From a young age, women all over the world are expected to shave, pluck and wax their body hair. This ideal is so ingrained into society that many don’t see the unfair double standard and sexist implications. While the movement to reject this standard began with second-wave feminism, women are still burdened today with one question: to shave or not to shave?
Dr. Kathryn Luchok is a faculty member of the Women and Gender Studies Program and affiliated with the Anthropology Department at the University of South Carolina. Her research areas are reproductive health, health and gender and diversity, equity and inclusion. She believes the topic of body hair on women is very under-discussed. “Much of it is taken for granted, and sometimes people do not even realize why they automatically do some practices,” Luchok said.
She explains that body hair removal has not always been the norm for women. The first safety razor was produced in 1901 and was intended for men. During World War I, women couldn’t wear stockings every day due to a shortage of nylon and thus showed their bare legs. Many started shaving and, in 1915, the first women’s razor was released, dubbed the Milady Décolleté and encased in rose velvet packaging.
To continue to sell these razors when the war ended, advertisements heavily encouraged women to shave their legs and underarms “because to not do this was to be unkempt and dirty. To be feminine and pure was to be hairless,” Luchok said. She explains that humans are one of the least dimorphic species, meaning we don't have as many physical differences between females and males as in other species, so we have created the standard that to be hairy is to be manly to emphasize those differences. Hair is even associated with enhanced power, as in the story of Sampson and Delilah in the Christian Bible. When Delilah cuts his hair, he loses his power. So, women removing hair also can be seen as removing a challenge to masculine power. The stories of two women at UofSC demonstrate how these harmful stereotypes created in the early 20th century persist today.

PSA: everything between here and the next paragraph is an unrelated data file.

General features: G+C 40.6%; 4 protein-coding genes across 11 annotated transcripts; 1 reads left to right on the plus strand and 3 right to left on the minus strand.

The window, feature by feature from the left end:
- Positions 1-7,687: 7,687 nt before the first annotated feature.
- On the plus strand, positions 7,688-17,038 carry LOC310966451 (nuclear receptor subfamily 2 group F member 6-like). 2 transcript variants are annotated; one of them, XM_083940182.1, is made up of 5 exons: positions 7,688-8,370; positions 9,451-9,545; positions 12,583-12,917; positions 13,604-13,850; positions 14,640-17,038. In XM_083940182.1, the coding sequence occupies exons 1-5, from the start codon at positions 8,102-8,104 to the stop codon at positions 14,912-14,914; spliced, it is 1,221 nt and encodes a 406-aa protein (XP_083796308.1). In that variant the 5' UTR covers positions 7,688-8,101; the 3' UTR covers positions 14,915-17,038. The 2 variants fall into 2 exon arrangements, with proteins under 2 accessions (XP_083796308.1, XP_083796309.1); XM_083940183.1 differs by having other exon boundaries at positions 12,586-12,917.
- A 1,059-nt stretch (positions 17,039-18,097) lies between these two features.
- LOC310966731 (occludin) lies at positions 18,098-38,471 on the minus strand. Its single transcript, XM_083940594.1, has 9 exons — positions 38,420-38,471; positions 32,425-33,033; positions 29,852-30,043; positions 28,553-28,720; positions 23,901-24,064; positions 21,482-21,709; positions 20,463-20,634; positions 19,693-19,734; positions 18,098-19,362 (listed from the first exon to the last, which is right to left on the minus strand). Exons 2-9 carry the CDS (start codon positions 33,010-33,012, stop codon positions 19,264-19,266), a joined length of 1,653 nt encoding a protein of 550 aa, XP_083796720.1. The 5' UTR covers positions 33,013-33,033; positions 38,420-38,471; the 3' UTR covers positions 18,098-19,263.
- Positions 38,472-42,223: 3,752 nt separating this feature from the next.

Shardae Lamar, a senior political science major, has struggled with feeling unfeminine due to her body hair. She said her experience with her body hair “has been kind of the average girl’s experience, but times two because I have polycystic ovarian syndrome (PCOS).” Lamar found out she had PCOS in middle school. It causes women to have a deeper voice, grow hair in places "that aren’t feminine,” like the back, chest or more on the legs and face, and essentially have more testosterone than the average woman. When Lamar was in middle school, she didn’t feel feminine because of the symptoms. She felt that there was pressure from society that a woman with body hair was not feminine.
Sophomore sociology major Eliza Mitchum said her body hair at times has made her feel dirty and unkempt. Mitchum has felt ashamed of her leg hair. “I realized, after a couple weeks of not shaving, my legs would get hairy, and I felt gross. And I’m like, why do I feel gross and dirty with long leg hair, even though I’m bathing myself,” Mitchum said. She believes this feeling has a lot to do with societal pressure. “The societal norms are that women should be smooth, and that makes them pretty and delicate and soft. And that’s just ridiculous.”
Luchok describes that advertisements from the beauty industry and other media have created a narrow beauty standard. Many women from around the world have darker body hair, yet this image of a white, hairless woman is portrayed. This standard originated in the United States and, for some time, other cultures tended to be more natural when it came to body hair.
The ideal of hairlessness in women has been developed by the patriarchy. In general, women’s bodies are scrutinized, policed and controlled. Luchok explained that women are expected to alter their bodies to stay “forever young to control women’s fertility.” Furthermore, with the relatively recent advent of pornography, this standard has expanded. This form of media shows women as hairless, even with no pubic hair. Because pubic hair comes in around puberty, this standard infantilizes adult women, making them look like little girls, not adult women with power. Mitchum believes the pressure for women to remove their body hair is one of “the most glaring double standards… not shaving is so unprofessional and unclean for us when men can just exist however they want.”